A Deprived Childhood

deprived childhoodWhen I think about the what the meaning of life is, I don’t get caught up in the debate whether we are destined or have free will. In either case, it doesn’t really matter to me all that much. The way I see it, we each have a certain set of gifts, talents, or skills that come naturally to us. We each also have an area of life that we are passionate about–that make us come alive, and makes time stand-still. To me, our purpose in life, whether destined or free, is to figure out what it is that can combine our gifts with our passions to bring us complete happiness, to the point that our happiness can pour out into other peoples lives and inspire them. That means that being happy in every important area of our lives without feeling deprived of anything.

For most people, the journey to happiness starts with the pursuit of things outside of ourselves, as it should. Without understanding that we can’t find happiness outside of ourselves, we would not be forced to turn inward. And eventually, we are all forced to recognize that we still feel deprived no matter how much we obtain from the physical world.

I was raised and “bread” to be an athlete. It was the center of my life. Every season I could be found on a court, a field, or a course playing. My father instilled in me at a young age, the idea of playing a sport at the professional level. Training, whether in-season or out-of-season was a way of life. It was a life that many people would look at as being deprived of a childhood.

I wasn’t allowed to have a cell-phone or video game system until I could pay for them on my own. I didn’t travel very much except to neighboring states for brief vacations because I always had a practice or game to be at every season of every year.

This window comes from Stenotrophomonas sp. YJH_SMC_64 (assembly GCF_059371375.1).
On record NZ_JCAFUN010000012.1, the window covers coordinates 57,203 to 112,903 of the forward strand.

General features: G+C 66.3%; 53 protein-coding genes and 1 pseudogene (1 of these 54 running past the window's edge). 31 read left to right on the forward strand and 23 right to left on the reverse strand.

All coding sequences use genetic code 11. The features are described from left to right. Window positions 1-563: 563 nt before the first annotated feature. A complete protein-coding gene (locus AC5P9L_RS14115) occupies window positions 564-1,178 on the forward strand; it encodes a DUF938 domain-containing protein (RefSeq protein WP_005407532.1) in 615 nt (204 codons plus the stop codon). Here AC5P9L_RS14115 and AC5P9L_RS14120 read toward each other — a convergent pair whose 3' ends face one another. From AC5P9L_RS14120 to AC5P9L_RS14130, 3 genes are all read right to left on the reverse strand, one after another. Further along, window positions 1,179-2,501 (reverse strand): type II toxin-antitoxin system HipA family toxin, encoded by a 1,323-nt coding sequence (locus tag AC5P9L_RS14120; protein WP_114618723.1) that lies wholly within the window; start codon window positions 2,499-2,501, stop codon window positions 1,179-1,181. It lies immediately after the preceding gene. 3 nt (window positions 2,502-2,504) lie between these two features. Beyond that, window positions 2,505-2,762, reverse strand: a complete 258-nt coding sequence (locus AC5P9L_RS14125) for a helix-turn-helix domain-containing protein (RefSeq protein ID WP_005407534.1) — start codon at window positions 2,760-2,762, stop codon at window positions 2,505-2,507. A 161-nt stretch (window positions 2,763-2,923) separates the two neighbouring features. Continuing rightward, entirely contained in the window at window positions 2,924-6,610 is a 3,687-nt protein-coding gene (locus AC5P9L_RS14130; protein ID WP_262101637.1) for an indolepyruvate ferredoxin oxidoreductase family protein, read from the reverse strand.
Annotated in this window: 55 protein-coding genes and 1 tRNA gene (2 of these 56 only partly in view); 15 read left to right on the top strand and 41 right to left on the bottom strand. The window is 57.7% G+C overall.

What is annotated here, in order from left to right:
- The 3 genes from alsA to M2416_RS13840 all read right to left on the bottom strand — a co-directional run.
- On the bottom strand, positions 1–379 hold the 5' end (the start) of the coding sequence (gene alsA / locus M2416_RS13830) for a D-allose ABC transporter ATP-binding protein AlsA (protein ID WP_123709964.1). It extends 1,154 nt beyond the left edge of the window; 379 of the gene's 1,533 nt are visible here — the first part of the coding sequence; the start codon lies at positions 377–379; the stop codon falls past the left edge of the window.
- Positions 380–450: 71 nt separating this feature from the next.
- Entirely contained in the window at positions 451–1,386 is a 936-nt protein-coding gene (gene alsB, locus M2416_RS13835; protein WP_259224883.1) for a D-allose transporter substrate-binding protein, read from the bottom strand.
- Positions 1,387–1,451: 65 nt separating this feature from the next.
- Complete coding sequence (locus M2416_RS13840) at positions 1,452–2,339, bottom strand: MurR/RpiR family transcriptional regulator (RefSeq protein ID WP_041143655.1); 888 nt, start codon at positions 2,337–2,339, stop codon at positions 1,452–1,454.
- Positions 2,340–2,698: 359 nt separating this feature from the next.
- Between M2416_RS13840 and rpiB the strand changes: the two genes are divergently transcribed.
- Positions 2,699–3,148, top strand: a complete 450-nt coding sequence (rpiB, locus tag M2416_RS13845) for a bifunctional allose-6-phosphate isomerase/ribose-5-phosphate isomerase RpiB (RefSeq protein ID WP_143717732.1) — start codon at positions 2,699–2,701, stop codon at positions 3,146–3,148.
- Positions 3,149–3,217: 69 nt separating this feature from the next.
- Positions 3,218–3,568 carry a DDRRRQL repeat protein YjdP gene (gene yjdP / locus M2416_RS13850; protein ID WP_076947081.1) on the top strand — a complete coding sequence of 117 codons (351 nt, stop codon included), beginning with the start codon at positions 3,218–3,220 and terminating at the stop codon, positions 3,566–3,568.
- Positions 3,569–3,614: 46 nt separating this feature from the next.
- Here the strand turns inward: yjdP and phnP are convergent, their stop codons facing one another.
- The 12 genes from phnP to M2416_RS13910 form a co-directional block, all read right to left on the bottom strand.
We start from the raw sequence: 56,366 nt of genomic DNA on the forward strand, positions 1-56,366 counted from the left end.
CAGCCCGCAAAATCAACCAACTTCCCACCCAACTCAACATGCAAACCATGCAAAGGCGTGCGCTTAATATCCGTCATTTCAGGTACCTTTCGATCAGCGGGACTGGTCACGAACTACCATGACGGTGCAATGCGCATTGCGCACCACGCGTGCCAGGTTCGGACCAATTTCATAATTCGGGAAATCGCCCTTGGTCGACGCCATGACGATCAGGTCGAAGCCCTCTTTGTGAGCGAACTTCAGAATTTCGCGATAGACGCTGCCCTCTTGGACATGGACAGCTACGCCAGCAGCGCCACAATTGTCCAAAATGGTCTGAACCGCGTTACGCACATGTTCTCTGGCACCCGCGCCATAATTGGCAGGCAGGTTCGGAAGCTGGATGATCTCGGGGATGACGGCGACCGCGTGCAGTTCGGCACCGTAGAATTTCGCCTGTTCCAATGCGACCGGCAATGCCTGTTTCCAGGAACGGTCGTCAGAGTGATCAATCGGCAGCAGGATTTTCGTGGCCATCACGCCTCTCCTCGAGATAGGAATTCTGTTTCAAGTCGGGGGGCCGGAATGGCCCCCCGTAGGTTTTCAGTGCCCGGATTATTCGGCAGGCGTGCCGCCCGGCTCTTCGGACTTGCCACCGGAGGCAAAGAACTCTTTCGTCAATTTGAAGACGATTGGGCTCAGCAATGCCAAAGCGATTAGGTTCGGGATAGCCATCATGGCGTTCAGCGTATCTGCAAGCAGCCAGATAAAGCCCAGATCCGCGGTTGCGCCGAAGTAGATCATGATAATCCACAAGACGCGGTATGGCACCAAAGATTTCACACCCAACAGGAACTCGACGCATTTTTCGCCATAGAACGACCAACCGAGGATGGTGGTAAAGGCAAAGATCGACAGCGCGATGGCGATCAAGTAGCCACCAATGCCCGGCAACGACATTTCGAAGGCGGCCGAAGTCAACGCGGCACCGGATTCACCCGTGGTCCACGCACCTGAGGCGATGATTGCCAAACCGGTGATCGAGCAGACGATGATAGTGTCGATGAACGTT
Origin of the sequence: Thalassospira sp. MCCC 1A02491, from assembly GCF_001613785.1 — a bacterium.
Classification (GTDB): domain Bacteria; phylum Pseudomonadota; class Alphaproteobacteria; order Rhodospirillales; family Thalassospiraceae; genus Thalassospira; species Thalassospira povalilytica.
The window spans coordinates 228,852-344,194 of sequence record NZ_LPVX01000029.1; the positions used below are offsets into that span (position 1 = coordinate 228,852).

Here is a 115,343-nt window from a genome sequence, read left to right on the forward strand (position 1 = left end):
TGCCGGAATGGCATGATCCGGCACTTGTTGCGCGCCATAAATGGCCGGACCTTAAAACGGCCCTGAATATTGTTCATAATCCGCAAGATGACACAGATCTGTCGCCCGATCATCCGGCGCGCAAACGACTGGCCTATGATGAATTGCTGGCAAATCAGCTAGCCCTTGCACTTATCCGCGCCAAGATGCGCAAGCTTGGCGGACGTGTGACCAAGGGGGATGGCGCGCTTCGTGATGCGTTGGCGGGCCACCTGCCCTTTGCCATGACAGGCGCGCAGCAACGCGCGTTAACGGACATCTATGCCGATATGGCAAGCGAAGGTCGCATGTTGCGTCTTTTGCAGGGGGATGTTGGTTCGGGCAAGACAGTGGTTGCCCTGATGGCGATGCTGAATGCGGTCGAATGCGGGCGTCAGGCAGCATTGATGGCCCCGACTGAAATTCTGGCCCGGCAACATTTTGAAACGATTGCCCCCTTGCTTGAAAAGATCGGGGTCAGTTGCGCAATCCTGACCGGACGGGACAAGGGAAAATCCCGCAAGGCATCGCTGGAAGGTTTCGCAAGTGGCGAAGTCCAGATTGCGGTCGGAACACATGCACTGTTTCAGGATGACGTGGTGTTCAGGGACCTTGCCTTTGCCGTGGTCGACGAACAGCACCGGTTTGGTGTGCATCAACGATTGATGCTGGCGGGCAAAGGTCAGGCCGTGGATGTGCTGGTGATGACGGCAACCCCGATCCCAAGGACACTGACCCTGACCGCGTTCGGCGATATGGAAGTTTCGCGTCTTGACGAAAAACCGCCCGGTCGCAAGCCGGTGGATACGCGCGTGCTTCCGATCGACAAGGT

Getting into a good college was also a huge time-constraint, pushing me to excel in my classes and taking as many advanced classes as I could. Needless to say, I didn’t have any favorite television series as a child either, and I never watched the Disney channel, which has deprived me of understanding a lot of jokes referencing that channel surprisingly.

Do not mistake this as a complaint. In spite of what many may consider a deprived childhood these days, I am grateful for the way I was raised. Looking back, I recognize these things, not as “opportunities” that I’ve missed, but instead as opportunities to look forward to. Instead of traveling the world, I’ve learned how to form meaningful relationships with people, so that when I do travel, I can make the most of it and appreciate the differences in people.

Instead of always growing up with television series as the one thing to look forward to during the week, I have learned how to always keep learning from history, people, and books, so I can always remain independent.

Instead of always expecting instant gratification, I appreciate the time and effort it takes to achieve a goal. I can be proud of my accomplishments and be confident in myself. I don’t need to depend on others for fulfillment and choose to make my dreams a reality.

I’ve learned dining etiquette, how to love unconditionally, how to speak to people properly, how to get a job, hold a job, leave a job, how to feel compassion, how to love and lose, how to believe in myself, how to be kind to strangers, and how to be chivalrous.

I can build a house from the ground up, learn to do things that others would call a professional for, keep up in a conversation about an area of knowledge that I know nothing about, and how to be patient, persistent, and mentally tough.

I’ve learned a lot growing up, and I think that it is those who see my childhood as depriving, who have been deprived.


This week I’m going to be posting a brief history of my journey so far so that you, my readers, can get to know me a little better, have a glimpse at life from my eyes, and see how pursuing happiness through my fitness journey has revitalized my life. 



Deprived As A Child? You Weren’t, And Here’s Why was originally published on iGenFIT


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